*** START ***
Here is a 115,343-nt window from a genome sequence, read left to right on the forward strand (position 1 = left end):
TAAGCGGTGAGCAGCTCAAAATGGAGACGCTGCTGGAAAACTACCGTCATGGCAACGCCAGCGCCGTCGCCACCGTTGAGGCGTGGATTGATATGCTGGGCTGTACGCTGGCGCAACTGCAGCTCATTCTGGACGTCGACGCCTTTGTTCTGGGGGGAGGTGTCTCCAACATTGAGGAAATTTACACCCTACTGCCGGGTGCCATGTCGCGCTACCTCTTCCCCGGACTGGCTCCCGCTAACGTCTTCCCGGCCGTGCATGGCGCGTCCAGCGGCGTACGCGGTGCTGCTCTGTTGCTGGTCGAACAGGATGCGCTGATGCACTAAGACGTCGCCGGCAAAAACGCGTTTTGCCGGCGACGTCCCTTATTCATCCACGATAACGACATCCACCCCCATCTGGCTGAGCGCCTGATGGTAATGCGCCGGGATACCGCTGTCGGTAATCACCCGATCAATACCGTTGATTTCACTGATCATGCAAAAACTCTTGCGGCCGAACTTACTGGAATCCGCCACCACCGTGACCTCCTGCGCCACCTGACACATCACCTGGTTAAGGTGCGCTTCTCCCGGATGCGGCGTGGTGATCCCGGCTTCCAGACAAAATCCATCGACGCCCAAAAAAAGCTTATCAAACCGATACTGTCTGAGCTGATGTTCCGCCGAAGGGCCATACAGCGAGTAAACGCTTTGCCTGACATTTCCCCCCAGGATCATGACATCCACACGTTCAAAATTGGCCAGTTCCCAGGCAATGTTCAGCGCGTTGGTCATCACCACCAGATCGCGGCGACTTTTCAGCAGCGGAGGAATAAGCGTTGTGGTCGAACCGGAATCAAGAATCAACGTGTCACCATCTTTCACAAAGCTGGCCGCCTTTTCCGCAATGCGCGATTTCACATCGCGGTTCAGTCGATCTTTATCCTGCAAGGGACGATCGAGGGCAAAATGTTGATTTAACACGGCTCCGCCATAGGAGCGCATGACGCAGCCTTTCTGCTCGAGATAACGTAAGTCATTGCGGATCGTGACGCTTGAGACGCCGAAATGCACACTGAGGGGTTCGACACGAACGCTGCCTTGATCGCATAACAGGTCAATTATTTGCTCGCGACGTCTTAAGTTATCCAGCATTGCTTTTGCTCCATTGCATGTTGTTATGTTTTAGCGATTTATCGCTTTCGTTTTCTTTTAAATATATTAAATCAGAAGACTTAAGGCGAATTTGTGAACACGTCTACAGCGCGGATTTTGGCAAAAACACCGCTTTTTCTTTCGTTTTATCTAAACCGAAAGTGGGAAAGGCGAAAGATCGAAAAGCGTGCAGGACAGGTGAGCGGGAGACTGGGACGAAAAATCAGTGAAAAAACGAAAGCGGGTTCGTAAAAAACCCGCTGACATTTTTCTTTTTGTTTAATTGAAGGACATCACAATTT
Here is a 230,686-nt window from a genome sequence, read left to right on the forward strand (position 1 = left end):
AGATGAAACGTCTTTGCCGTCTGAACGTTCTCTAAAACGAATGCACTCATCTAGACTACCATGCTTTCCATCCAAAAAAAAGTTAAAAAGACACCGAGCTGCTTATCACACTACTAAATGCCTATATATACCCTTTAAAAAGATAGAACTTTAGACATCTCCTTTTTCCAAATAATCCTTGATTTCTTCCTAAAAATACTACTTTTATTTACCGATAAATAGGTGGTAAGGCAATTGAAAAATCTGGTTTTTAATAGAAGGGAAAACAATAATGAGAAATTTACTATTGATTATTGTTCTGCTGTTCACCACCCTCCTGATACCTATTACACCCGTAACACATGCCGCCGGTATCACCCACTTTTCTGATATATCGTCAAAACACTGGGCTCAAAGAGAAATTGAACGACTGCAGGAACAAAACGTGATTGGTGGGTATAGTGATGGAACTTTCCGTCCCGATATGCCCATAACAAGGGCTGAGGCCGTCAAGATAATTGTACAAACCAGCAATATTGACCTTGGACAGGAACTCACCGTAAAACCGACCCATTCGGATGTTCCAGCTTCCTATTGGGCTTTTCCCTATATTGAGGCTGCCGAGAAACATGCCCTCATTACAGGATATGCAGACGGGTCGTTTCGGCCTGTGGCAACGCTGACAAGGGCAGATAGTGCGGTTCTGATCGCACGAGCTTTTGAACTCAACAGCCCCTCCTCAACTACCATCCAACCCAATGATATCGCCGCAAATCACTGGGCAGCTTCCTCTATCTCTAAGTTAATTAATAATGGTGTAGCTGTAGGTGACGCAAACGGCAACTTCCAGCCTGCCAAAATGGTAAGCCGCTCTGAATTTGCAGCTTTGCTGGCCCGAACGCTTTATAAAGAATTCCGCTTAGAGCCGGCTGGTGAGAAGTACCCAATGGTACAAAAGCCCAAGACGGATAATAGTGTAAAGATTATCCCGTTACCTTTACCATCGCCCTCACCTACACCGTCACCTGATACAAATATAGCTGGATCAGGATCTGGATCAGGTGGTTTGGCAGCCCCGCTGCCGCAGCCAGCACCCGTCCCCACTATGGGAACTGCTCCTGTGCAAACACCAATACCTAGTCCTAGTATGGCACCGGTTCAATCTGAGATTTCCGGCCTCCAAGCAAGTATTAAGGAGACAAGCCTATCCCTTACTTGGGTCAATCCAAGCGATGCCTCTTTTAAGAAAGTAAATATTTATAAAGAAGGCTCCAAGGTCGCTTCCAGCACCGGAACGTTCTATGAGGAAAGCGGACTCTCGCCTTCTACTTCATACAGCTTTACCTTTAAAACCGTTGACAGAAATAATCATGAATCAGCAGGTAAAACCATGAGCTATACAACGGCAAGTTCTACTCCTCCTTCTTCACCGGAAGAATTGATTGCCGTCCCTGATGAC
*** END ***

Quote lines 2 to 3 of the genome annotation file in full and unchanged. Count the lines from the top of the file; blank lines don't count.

TAAGCGGTGAGCAGCTCAAAATGGAGACGCTGCTGGAAAACTACCGTCATGGCAACGCCAGCGCCGTCGCCACCGTTGAGGCGTGGATTGATATGCTGGGCTGTACGCTGGCGCAACTGCAGCTCATTCTGGACGTCGACGCCTTTGTTCTGGGGGGAGGTGTCTCCAACATTGAGGAAATTTACACCCTACTGCCGGGTGCCATGTCGCGCTACCTCTTCCCCGGACTGGCTCCCGCTAACGTCTTCCCGGCCGTGCATGGCGCGTCCAGCGGCGTACGCGGTGCTGCTCTGTTGCTGGTCGAACAGGATGCGCTGATGCACTAAGACGTCGCCGGCAAAAACGCGTTTTGCCGGCGACGTCCCTTATTCATCCACGATAACGACATCCACCCCCATCTGGCTGAGCGCCTGATGGTAATGCGCCGGGATACCGCTGTCGGTAATCACCCGATCAATACCGTTGATTTCACTGATCATGCAAAAACTCTTGCGGCCGAACTTACTGGAATCCGCCACCACCGTGACCTCCTGCGCCACCTGACACATCACCTGGTTAAGGTGCGCTTCTCCCGGATGCGGCGTGGTGATCCCGGCTTCCAGACAAAATCCATCGACGCCCAAAAAAAGCTTATCAAACCGATACTGTCTGAGCTGATGTTCCGCCGAAGGGCCATACAGCGAGTAAACGCTTTGCCTGACATTTCCCCCCAGGATCATGACATCCACACGTTCAAAATTGGCCAGTTCCCAGGCAATGTTCAGCGCGTTGGTCATCACCACCAGATCGCGGCGACTTTTCAGCAGCGGAGGAATAAGCGTTGTGGTCGAACCGGAATCAAGAATCAACGTGTCACCATCTTTCACAAAGCTGGCCGCCTTTTCCGCAATGCGCGATTTCACATCGCGGTTCAGTCGATCTTTATCCTGCAAGGGACGATCGAGGGCAAAATGTTGATTTAACACGGCTCCGCCATAGGAGCGCATGACGCAGCCTTTCTGCTCGAGATAACGTAAGTCATTGCGGATCGTGACGCTTGAGACGCCGAAATGCACACTGAGGGGTTCGACACGAACGCTGCCTTGATCGCATAACAGGTCAATTATTTGCTCGCGACGTCTTAAGTTATCCAGCATTGCTTTTGCTCCATTGCATGTTGTTATGTTTTAGCGATTTATCGCTTTCGTTTTCTTTTAAATATATTAAATCAGAAGACTTAAGGCGAATTTGTGAACACGTCTACAGCGCGGATTTTGGCAAAAACACCGCTTTTTCTTTCGTTTTATCTAAACCGAAAGTGGGAAAGGCGAAAGATCGAAAAGCGTGCAGGACAGGTGAGCGGGAGACTGGGACGAAAAATCAGTGAAAAAACGAAAGCGGGTTCGTAAAAAACCCGCTGACATTTTTCTTTTTGTTTAATTGAAGGACATCACAATTT
Here is a 230,686-nt window from a genome sequence, read left to right on the forward strand (position 1 = left end):